For simplicity, let’s say that you’ve chosen the 20160820 enwiki dump, and you saved the pages-articles archive to “~/Downloads”. These instructions assume a Bitnami install on OS X, but will work on Linux with small tweaks to the tool paths and DB names etc.
First we need to wipe any existing content from the MediaWiki DBs. [Ed: you can probably skip the DB wipe, but I did it anyway.]
export PATH="/Applications/mediawiki-1.26.3-1/mysql/bin/:$PATH" mysql -u root -p bitnami_mediawiki Enter password:
Here you’ll need to provide the password you choose during configuration — you remembered it right? — but ignore the username part of the command (“-u root”); it’s always “root” here, no matter what you chose above.
mysql> DELETE FROM page; DELETE FROM text; DELETE FROM revision; mysql> quit cd /Applications/mediawiki-1.26.3-1/apps/mediawiki/htdocs/maintenance/ php rebuildall.php
Now we can import pages-articles:
cd ~/wikipedia mkdir enwiki-20160820 cd enwiki-20160820 mv ~/Downloads/enwiki-20160820-pages-articles.xml.bz2 ./ java -jar ../mwdumper/target/mwdumper-1.25.jar \ --format=mysql:1.25 enwiki-20160820-pages-articles.xml.bz2 \ | mysql -u root -p bitnami_mediawiki
This will take several hours at least; you may want to run it overnight. See you later!
[WARNING: when I imported a dump several months older than 20160820, the import tool died with a parse error just before the import finished. This seems to have resulted in some articles not being imported, but didn’t noticeably impact my project at the time. YMMV. I don’t know if this is still an issue.]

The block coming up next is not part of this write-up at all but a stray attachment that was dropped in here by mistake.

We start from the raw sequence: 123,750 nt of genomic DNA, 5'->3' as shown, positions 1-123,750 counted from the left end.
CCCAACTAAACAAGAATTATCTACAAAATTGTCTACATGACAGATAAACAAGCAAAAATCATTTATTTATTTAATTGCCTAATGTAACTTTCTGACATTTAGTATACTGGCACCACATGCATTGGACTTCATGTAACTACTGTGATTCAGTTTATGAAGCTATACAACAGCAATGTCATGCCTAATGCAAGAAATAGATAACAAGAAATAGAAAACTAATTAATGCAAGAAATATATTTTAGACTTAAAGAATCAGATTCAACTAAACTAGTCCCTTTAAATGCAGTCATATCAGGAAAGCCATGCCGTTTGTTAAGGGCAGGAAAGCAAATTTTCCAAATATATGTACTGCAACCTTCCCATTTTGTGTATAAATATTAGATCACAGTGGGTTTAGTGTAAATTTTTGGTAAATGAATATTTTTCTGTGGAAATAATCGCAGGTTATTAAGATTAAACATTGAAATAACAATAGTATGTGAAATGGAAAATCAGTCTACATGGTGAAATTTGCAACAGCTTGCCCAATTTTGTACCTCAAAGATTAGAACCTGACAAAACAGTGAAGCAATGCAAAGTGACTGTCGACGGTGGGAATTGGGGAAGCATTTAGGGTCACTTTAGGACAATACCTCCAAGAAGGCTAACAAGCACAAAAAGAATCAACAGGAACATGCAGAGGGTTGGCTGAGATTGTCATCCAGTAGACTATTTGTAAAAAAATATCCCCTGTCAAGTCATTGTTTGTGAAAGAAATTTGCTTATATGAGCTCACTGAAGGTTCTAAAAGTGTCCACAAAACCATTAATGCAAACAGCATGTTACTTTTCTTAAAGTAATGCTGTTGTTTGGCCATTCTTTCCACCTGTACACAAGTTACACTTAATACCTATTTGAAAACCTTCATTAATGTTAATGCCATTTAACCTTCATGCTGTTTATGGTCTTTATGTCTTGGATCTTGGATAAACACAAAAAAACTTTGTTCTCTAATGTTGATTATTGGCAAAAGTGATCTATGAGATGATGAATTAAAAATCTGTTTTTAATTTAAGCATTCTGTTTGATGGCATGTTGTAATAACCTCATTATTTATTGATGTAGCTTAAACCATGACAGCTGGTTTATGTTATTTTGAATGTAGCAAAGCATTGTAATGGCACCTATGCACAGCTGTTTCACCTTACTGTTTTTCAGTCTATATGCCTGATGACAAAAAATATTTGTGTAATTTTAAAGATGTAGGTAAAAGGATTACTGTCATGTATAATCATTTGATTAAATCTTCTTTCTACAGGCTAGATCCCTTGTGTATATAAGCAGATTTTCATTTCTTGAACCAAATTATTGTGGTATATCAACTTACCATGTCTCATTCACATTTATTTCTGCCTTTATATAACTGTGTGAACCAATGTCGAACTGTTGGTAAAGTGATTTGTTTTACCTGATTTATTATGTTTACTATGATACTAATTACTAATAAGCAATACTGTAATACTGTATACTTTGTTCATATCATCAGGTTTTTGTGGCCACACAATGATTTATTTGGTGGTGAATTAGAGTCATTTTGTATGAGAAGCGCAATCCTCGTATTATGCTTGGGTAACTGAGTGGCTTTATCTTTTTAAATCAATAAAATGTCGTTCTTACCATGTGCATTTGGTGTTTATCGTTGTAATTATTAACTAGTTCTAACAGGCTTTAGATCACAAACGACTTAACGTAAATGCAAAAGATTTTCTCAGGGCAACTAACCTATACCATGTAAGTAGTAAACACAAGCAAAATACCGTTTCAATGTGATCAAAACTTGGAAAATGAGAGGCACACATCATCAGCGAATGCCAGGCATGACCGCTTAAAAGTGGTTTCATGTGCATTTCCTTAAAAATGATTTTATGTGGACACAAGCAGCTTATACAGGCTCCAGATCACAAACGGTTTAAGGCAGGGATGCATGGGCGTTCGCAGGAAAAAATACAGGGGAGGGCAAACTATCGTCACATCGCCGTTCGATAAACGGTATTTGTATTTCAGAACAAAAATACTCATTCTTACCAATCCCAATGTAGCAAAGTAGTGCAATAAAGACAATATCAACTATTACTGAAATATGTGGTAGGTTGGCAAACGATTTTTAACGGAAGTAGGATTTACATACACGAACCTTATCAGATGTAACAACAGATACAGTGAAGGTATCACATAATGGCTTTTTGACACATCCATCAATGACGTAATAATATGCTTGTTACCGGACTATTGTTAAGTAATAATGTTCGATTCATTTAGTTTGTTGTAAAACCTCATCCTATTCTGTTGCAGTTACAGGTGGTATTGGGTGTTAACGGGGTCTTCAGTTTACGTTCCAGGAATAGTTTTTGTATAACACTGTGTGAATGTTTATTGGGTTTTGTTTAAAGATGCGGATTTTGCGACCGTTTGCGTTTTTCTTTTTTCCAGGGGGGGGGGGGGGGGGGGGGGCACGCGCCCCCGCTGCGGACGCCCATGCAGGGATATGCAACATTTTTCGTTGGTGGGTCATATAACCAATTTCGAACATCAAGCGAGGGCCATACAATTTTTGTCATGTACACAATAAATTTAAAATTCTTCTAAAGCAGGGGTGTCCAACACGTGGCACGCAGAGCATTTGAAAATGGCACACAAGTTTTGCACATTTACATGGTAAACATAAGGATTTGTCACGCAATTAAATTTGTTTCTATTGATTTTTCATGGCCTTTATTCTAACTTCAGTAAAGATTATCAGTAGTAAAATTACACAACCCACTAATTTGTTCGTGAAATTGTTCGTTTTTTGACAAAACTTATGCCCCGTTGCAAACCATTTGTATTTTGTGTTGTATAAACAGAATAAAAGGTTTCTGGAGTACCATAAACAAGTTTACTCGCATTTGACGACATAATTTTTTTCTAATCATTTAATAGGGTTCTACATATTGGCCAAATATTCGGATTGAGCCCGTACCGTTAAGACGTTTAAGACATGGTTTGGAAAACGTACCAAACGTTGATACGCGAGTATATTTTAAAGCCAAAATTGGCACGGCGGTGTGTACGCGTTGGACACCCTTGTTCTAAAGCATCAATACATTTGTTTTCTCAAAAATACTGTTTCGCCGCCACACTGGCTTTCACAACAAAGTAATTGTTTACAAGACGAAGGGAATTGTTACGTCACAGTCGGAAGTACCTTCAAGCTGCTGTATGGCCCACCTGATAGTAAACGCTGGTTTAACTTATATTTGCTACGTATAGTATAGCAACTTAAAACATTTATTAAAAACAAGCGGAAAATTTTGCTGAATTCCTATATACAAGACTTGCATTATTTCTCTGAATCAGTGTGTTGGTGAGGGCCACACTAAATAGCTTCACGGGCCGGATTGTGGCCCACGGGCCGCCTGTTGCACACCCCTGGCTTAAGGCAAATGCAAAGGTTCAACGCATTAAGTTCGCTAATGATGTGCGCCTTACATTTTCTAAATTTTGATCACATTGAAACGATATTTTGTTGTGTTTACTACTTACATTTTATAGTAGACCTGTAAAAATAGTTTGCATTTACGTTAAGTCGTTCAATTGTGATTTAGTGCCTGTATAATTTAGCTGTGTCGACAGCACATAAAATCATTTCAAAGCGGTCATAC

After the import finishes, you should be able to load an arbitrary article, for example http://localhost:8080/mediawiki/War_hammer (from enwiki). Of course, the displayed page will look considerably different than it does on the public server, because our local copy only has the page text.
Import metadata (optional)
Depending on your use case, you may want more than just the article text. Details about the available metadata archives are beyond the scope of this article, but they’re hosted on the same dump page from which you downloaded the pages-articles archive.
Let’s say you want to import the redirect list metadata. Search the dump page for a file called something like “enwiki-20160820-redirect.sql.gz” and download it. Then import it with
export PATH="/Applications/mediawiki-1.26.3-1/mysql/bin/:$PATH" cd ~/wikipedia/enwiki-20160820 mv ~/Downloads/enwiki-20160820-redirect.sql.gz ./ bzcat enwiki-20160820-redirect.sql.gz | mysql -u root -p bitnami_mediawiki
To import another metadata archive, follow the steps above replacing “redirect” with the metadata you want to import. Be aware that some larger metadata archives take quite some time, hours, to import.
That’s it! Now you have a local copy of Wikipedia accessible offline, and — more interestingly to me — query-able through the MediaWiki API with minimal latency and no throttling. (And the raw DB tables are available to power users.)
Protip: I found it quite handy to design my queries using the Wikipedia API Sandbox on the public server, which of course has all the metadata and secondary content, and then trying the queries locally. All the metadata and secondary content on the public server makes queries easier to debug, and comparing results public vs. local lets you see where you may need to import more metadata archives. But keep in mind that the public server content is constantly changing, so you won’t always get exactly the same results locally even if all dependencies have been imported properly.